There’s nothing very festive about it and it’s low on Christmas cheer but Netflix' compelling new crime series, The Innocent Man, is most definitely one to watch this month.
Based on the only non-fiction book by renowned author John Grisham, the six-part documentary series focuses on two shocking murders that took place in the small town of Ada, Oklahoma, in the 1980s. Four men, Tommy Ward, Karl Fontenot, Ron Williamson and Dennis Fritz were subsequently charged with murder. Williamson and Fritz were exonerated in 1999 through DNA evidence. Williamson, who had spent 11 years on death row, was days away from being executed when he was released. Ward and Fontenot are still serving life sentences and continue to maintain their innocence.
Williamson and Fritz were exonerated in 1999 through DNA evidence. Williamson, who had spent 11 years on death row, was days away from being executed when he was released. Ward and Fontenot are still serving life sentences and continue to maintain their innocence.
The series is based on Grisham’s The Innocent Man: Murder and Injustice in a Small Town and the author acted as Executive Producer on the show. He said, "The documentary series of The Innocent Man is gripping, compelling, and ultimately just as heart-breaking as the book. Though I know the story well, I can’t wait to watch it again.”
"If I wrote 'The Innocent Man' as a novel, folks probably wouldn't believe it." - @JohnGrisham "The Innocent Man," based on my only true crime best seller, streaming globally on @Netflix December 14th. @cantmakethisup pic.twitter.com/58VEi7hL28— John Grisham (@JohnGrisham) November 19, 2018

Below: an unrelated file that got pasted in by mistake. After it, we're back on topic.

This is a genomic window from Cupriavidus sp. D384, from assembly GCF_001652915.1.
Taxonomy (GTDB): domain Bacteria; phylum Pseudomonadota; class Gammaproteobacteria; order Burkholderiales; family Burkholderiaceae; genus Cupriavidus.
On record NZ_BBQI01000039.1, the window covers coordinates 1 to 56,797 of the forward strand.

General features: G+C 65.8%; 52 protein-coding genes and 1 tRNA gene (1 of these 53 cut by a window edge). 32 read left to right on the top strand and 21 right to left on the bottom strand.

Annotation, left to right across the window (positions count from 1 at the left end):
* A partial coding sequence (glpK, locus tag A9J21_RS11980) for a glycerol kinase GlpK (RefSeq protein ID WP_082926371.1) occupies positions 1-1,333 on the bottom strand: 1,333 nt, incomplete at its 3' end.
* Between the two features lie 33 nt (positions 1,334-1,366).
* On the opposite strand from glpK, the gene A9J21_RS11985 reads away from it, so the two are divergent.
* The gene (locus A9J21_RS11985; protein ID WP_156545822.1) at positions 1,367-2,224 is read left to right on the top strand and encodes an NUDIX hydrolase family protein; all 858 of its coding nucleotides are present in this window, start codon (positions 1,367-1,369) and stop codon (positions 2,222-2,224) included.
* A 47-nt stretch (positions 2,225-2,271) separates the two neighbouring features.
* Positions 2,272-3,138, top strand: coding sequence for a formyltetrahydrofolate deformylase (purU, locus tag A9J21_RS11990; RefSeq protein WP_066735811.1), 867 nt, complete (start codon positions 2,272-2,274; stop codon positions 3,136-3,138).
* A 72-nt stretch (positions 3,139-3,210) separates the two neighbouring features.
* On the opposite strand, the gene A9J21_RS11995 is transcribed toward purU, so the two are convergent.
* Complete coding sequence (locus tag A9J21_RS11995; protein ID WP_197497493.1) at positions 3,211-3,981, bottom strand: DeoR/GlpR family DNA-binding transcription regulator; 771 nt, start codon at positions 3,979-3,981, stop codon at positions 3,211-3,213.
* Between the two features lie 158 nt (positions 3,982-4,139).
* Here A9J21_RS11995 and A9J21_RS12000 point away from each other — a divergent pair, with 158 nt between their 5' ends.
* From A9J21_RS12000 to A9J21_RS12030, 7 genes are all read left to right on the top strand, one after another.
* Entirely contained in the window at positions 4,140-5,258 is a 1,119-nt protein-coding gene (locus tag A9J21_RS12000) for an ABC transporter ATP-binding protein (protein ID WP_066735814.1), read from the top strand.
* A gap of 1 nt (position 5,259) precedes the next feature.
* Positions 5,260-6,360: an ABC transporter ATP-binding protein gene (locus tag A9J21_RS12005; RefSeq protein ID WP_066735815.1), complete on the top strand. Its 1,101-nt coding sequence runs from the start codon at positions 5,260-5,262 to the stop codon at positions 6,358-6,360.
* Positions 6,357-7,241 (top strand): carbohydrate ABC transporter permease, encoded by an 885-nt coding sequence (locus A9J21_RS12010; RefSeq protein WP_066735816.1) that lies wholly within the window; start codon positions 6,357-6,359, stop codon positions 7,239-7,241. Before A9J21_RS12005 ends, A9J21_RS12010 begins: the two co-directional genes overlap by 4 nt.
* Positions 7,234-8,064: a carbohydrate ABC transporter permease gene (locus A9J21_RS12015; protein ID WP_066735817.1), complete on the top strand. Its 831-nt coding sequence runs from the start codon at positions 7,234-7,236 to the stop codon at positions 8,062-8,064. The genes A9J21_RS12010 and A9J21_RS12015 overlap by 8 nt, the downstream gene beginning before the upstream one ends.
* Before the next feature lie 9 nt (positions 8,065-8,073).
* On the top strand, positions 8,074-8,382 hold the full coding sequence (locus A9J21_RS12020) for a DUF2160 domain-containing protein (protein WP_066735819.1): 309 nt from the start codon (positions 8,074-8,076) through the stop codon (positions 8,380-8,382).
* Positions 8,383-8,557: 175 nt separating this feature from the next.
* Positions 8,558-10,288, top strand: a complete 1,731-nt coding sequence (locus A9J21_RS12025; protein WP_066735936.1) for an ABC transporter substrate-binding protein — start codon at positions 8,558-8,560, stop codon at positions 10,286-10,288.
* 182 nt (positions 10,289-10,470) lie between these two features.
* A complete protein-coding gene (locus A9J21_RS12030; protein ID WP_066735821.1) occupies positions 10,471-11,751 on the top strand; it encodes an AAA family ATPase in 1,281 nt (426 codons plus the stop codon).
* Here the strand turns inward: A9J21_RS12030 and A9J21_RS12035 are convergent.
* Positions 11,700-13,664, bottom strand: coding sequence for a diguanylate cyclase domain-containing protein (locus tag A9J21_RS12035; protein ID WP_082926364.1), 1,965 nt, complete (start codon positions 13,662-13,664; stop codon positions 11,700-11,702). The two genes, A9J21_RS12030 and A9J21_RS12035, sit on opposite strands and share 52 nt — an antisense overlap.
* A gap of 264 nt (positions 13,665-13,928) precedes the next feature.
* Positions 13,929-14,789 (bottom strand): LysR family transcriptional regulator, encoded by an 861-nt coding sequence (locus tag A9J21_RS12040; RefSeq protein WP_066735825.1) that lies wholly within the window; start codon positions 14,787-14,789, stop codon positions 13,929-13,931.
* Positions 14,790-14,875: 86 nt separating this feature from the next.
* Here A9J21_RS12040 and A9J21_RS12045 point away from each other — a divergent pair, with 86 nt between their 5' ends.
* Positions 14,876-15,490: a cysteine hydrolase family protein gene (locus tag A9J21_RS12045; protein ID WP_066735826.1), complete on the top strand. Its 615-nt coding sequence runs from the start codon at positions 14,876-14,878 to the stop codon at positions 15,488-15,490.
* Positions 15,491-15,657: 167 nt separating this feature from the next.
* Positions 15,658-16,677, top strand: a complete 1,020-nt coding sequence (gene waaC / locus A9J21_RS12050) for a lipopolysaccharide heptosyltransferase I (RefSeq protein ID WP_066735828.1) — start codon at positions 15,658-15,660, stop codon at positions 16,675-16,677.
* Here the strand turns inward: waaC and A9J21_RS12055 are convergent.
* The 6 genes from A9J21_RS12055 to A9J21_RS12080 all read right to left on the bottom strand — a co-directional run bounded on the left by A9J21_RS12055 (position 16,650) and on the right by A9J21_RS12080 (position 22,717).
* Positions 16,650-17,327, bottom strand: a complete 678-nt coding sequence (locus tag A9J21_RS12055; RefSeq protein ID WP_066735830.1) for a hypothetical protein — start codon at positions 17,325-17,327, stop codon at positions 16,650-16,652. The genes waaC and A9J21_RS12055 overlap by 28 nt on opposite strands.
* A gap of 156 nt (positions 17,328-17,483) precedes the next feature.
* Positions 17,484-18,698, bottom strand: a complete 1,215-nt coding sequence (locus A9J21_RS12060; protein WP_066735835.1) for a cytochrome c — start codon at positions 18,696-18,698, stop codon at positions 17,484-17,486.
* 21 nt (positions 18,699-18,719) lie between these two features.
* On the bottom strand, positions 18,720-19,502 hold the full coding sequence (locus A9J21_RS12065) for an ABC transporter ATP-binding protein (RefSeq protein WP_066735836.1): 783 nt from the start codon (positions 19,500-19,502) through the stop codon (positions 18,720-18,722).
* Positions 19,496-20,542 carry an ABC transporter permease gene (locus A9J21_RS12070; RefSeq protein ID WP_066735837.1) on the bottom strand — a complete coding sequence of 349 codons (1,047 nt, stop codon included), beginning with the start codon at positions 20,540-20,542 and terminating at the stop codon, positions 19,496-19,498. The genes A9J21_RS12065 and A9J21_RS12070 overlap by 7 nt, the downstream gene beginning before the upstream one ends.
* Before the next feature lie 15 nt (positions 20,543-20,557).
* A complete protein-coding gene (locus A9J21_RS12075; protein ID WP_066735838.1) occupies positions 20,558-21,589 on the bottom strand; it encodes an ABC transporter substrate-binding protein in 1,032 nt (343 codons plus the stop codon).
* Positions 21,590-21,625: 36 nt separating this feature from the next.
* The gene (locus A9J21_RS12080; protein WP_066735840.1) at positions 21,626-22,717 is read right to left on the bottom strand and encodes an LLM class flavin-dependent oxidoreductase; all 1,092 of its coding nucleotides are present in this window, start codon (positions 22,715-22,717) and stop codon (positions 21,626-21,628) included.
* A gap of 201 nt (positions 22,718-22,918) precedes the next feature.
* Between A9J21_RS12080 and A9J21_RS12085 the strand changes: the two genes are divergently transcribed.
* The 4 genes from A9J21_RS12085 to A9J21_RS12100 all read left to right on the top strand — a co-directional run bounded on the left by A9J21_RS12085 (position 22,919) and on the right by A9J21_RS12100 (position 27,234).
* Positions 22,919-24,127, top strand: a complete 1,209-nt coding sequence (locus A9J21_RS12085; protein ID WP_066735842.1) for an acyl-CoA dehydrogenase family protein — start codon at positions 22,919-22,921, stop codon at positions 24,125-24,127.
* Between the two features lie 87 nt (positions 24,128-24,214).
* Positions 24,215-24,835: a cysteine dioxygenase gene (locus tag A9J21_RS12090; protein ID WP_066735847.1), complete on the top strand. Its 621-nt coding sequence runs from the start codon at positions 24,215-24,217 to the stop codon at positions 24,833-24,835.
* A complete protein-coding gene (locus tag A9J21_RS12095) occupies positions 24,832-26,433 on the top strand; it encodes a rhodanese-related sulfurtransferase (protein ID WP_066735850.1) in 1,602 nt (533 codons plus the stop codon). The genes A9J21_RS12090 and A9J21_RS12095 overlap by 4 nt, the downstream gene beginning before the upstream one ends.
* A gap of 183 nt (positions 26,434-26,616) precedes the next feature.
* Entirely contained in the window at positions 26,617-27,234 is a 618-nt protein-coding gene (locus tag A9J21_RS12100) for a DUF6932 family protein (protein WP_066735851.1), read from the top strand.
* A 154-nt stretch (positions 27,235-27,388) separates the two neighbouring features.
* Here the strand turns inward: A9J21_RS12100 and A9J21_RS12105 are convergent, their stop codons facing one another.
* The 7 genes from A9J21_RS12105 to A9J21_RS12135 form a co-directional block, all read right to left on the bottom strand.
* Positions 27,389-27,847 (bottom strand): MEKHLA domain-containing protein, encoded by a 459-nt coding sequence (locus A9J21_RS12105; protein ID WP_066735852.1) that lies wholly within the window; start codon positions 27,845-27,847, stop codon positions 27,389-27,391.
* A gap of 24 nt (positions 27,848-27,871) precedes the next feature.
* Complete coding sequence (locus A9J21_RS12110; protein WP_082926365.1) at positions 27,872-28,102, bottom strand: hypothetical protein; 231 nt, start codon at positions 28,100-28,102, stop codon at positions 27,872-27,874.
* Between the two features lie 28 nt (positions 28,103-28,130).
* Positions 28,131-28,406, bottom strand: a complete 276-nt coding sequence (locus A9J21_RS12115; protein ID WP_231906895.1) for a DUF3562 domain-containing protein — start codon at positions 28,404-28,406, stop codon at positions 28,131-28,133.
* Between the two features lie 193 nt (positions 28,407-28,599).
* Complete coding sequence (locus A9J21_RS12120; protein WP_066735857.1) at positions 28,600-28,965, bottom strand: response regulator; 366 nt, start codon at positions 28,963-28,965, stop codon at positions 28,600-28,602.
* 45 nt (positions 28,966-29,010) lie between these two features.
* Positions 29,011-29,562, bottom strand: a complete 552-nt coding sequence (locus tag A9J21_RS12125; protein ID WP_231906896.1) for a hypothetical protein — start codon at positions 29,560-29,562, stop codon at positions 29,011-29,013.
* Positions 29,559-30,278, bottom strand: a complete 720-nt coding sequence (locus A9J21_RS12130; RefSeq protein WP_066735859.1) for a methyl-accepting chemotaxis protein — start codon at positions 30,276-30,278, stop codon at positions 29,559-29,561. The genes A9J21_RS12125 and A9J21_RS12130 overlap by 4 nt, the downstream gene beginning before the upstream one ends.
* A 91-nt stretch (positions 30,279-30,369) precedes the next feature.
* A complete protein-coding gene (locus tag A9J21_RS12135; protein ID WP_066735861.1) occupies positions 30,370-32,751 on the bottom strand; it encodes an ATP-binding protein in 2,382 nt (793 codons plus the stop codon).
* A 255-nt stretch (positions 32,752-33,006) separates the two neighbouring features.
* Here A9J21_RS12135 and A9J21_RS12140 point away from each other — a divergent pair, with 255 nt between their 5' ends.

In the documentary, Grisham notes;
"In small towns like Ada, the prosecutors and the police were under enormous pressure to solve two sensational murders … We just don’t expect the police to play dirty. It’s all about winning. And along the way, if the truth gets blurred or twisted, that’s too bad.”
Directed by Clay Tweel (Finders Keepers, Out of Omaha), The Innocent Man features interviews with victims’ friends and families, Ada residents, attorneys, and journalists. Tweel said of the cases,
“As a filmmaker I often find that the best stories are the ones we tell ourselves, but what surprised me was the extent to which that idea also permeates the criminal justice system. By re-examining these old cases I hope that viewers will identify the biases involved, even their own.”
The Innocent Man premieres globally on Netflix on 14 December